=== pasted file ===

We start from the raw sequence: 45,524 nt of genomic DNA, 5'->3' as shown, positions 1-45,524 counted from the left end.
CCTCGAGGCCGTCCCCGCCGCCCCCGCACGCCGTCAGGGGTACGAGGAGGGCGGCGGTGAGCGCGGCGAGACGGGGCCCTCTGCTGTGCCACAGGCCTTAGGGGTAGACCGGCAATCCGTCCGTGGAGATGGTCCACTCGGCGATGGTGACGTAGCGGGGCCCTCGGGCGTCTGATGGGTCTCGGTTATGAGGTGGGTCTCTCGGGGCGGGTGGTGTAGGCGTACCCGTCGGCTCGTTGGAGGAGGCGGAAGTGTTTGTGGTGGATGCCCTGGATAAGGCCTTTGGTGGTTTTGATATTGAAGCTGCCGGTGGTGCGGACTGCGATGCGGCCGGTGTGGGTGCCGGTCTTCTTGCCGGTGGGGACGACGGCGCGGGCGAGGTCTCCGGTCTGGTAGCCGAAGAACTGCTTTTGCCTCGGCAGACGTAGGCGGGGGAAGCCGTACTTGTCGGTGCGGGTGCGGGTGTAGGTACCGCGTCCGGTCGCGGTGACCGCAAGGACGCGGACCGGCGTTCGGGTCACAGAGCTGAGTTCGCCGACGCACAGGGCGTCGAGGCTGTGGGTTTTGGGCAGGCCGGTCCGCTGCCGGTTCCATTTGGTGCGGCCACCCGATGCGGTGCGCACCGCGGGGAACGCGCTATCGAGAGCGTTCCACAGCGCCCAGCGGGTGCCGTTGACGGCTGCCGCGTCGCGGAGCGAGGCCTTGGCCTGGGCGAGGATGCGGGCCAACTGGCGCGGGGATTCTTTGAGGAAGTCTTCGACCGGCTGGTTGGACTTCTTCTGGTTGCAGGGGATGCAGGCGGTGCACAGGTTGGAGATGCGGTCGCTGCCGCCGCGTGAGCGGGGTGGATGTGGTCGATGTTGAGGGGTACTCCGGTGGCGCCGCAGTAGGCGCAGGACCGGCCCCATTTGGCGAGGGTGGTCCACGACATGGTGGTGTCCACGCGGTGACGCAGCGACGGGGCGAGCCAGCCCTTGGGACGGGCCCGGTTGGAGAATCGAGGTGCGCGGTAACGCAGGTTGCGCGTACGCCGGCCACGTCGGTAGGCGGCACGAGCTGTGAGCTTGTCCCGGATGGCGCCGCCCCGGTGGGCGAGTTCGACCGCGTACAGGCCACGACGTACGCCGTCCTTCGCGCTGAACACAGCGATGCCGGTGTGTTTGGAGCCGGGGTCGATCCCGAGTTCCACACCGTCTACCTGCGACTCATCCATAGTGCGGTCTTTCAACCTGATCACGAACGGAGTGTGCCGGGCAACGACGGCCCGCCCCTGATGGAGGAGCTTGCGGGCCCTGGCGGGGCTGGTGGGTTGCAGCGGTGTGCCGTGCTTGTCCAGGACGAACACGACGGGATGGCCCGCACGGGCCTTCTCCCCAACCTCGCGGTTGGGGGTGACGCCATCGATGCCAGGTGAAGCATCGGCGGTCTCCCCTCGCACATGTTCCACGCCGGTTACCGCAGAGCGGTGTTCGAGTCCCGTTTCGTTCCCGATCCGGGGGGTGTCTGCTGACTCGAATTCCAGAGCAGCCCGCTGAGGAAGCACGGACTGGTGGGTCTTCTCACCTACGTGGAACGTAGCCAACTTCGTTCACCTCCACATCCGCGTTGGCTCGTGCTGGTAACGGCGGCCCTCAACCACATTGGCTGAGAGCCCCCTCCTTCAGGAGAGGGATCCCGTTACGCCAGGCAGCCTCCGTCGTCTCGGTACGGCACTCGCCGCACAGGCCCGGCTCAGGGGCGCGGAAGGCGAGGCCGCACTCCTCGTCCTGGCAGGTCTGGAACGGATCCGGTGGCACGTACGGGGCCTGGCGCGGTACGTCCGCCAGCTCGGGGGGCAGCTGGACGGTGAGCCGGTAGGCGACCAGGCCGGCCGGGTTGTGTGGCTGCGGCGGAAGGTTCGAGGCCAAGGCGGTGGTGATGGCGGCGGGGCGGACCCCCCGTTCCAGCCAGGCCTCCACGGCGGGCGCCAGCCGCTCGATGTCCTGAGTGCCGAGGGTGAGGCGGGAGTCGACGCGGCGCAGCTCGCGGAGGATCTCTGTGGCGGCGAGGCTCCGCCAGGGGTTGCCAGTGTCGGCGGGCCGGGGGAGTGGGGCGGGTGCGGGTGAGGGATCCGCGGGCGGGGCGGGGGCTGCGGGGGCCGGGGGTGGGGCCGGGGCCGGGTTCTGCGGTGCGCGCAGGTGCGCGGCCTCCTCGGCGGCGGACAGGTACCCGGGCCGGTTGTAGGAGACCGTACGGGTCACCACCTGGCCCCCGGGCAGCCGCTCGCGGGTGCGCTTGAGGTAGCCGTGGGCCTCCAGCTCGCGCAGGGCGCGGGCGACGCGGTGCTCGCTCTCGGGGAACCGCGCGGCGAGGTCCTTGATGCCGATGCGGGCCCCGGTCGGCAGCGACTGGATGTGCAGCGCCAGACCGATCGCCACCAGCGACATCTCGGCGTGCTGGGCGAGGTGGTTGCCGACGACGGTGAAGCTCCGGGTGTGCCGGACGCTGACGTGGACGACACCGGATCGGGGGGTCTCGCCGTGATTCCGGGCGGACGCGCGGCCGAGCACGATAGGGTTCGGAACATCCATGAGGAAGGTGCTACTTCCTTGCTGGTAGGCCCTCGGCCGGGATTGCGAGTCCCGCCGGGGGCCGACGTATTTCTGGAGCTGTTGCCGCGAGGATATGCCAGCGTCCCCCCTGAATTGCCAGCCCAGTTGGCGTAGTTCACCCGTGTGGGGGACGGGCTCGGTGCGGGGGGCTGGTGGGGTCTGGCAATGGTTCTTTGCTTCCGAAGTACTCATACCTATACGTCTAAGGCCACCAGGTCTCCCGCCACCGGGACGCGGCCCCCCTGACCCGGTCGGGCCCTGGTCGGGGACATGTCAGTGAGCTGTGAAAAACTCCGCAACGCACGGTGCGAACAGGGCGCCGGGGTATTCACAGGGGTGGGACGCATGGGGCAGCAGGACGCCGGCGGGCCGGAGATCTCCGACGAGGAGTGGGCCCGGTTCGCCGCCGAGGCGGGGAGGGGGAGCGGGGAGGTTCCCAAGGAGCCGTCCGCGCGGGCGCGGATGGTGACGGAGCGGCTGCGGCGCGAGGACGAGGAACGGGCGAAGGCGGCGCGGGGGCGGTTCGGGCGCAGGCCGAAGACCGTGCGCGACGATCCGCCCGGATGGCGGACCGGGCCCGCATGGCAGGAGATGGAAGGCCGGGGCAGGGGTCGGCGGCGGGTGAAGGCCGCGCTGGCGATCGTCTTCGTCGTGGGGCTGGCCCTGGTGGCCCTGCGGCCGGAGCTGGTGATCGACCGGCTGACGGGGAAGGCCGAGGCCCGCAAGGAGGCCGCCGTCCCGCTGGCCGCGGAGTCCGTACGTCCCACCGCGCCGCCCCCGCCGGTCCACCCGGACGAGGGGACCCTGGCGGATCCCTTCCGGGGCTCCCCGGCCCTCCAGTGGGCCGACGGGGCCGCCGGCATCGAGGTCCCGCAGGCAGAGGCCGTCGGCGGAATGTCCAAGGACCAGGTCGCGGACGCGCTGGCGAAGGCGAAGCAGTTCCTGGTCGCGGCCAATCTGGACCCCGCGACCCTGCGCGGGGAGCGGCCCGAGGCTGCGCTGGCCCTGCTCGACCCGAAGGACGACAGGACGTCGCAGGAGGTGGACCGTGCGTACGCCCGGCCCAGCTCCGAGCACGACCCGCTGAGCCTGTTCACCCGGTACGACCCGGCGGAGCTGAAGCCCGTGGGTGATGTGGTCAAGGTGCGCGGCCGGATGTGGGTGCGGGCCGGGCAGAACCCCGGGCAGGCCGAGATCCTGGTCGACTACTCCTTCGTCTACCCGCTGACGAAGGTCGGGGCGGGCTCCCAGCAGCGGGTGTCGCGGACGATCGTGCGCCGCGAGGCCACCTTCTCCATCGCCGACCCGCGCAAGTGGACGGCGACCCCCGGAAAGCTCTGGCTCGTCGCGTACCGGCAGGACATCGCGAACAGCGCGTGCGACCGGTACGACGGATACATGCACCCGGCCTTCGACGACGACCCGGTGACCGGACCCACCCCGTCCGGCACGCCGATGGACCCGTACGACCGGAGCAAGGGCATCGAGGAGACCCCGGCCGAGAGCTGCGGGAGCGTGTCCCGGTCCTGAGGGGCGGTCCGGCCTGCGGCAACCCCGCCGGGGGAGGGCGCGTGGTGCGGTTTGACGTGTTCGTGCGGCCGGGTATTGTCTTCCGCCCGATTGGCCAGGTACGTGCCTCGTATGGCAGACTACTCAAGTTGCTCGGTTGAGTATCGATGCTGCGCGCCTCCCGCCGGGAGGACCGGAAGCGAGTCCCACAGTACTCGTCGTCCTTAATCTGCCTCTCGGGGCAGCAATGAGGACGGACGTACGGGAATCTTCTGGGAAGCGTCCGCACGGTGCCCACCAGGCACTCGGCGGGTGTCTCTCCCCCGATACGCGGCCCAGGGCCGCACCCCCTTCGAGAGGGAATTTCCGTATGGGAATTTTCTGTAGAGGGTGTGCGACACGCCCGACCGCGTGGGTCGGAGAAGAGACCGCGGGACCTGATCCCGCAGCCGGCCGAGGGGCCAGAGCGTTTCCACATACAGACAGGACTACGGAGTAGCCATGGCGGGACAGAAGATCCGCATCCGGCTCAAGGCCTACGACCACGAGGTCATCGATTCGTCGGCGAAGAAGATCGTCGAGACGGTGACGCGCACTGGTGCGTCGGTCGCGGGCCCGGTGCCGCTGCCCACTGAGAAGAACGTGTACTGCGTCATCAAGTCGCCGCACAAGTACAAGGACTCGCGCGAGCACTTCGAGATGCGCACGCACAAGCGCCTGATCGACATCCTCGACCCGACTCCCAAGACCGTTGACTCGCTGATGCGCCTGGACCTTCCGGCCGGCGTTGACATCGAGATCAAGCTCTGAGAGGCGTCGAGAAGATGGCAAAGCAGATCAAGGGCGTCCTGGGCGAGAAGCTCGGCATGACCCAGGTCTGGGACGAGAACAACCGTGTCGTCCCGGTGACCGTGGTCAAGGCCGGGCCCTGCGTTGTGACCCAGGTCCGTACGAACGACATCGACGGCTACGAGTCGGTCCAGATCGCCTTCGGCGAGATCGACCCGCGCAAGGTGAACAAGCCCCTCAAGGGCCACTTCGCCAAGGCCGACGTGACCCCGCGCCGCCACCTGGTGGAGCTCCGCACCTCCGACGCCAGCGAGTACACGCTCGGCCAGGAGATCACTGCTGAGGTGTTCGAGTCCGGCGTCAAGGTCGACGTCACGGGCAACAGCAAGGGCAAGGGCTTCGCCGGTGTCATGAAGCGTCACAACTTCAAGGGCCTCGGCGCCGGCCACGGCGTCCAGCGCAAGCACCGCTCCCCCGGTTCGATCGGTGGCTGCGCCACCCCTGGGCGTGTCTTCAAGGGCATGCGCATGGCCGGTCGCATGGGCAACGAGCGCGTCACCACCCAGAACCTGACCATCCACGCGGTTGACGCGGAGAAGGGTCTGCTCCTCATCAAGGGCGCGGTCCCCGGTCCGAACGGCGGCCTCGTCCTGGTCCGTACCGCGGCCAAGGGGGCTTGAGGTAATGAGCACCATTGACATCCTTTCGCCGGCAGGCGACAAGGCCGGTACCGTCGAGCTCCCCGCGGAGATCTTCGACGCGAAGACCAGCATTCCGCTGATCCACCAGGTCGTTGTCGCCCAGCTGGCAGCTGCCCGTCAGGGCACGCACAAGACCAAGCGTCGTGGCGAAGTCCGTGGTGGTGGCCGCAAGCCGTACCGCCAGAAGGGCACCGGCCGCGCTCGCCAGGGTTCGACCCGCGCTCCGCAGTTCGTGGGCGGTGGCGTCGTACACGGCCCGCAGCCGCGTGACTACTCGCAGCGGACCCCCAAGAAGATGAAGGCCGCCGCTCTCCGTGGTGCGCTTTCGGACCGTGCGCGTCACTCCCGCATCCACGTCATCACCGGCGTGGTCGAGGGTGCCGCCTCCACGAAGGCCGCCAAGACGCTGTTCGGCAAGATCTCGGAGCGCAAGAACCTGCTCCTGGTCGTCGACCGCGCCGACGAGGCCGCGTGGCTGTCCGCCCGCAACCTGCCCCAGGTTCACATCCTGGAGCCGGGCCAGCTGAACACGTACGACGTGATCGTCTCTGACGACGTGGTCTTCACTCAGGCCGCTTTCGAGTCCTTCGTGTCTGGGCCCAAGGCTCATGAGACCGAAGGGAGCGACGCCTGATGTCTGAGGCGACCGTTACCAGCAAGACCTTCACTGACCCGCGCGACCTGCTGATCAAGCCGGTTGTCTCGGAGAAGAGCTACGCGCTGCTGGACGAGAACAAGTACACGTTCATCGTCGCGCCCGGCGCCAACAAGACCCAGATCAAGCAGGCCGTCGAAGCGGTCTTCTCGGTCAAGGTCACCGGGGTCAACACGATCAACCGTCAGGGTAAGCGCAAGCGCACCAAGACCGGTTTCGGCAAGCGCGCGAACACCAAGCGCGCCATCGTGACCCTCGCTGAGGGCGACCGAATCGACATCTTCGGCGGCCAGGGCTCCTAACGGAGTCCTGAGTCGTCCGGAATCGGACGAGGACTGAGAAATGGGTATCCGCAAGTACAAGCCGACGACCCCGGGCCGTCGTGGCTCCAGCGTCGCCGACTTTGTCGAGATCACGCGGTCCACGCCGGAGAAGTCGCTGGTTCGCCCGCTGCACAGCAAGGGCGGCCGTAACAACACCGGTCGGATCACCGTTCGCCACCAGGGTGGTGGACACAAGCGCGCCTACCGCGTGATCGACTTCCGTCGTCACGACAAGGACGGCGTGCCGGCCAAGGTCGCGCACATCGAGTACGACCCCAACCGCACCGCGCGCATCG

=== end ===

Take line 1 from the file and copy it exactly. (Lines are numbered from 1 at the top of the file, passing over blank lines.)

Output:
We start from the raw sequence: 45,524 nt of genomic DNA, 5'->3' as shown, positions 1-45,524 counted from the left end.